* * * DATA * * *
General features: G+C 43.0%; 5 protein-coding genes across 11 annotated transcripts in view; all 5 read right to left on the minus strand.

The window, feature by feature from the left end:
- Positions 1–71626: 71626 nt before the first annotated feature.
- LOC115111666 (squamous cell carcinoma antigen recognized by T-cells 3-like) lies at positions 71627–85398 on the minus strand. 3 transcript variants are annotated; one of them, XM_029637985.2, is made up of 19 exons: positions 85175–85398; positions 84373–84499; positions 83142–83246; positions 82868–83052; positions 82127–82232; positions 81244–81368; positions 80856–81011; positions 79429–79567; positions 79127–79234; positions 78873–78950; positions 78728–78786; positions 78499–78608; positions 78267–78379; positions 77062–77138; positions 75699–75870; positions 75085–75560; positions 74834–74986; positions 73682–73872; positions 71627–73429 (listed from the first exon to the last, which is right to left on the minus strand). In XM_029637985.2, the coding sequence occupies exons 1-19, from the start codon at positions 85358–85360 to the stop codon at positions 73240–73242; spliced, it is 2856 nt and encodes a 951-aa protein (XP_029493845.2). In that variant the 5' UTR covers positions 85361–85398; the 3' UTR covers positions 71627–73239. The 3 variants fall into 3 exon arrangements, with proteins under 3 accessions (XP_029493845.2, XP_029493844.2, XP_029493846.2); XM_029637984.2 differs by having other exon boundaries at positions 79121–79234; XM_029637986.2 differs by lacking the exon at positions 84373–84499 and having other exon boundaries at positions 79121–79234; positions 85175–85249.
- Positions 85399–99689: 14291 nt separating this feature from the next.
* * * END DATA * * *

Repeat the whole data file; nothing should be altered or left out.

General features: G+C 43.0%; 5 protein-coding genes across 11 annotated transcripts in view; all 5 read right to left on the minus strand.

The window, feature by feature from the left end:
- Positions 1–71626: 71626 nt before the first annotated feature.
- LOC115111666 (squamous cell carcinoma antigen recognized by T-cells 3-like) lies at positions 71627–85398 on the minus strand. 3 transcript variants are annotated; one of them, XM_029637985.2, is made up of 19 exons: positions 85175–85398; positions 84373–84499; positions 83142–83246; positions 82868–83052; positions 82127–82232; positions 81244–81368; positions 80856–81011; positions 79429–79567; positions 79127–79234; positions 78873–78950; positions 78728–78786; positions 78499–78608; positions 78267–78379; positions 77062–77138; positions 75699–75870; positions 75085–75560; positions 74834–74986; positions 73682–73872; positions 71627–73429 (listed from the first exon to the last, which is right to left on the minus strand). In XM_029637985.2, the coding sequence occupies exons 1-19, from the start codon at positions 85358–85360 to the stop codon at positions 73240–73242; spliced, it is 2856 nt and encodes a 951-aa protein (XP_029493845.2). In that variant the 5' UTR covers positions 85361–85398; the 3' UTR covers positions 71627–73239. The 3 variants fall into 3 exon arrangements, with proteins under 3 accessions (XP_029493845.2, XP_029493844.2, XP_029493846.2); XM_029637984.2 differs by having other exon boundaries at positions 79121–79234; XM_029637986.2 differs by lacking the exon at positions 84373–84499 and having other exon boundaries at positions 79121–79234; positions 85175–85249.
- Positions 85399–99689: 14291 nt separating this feature from the next.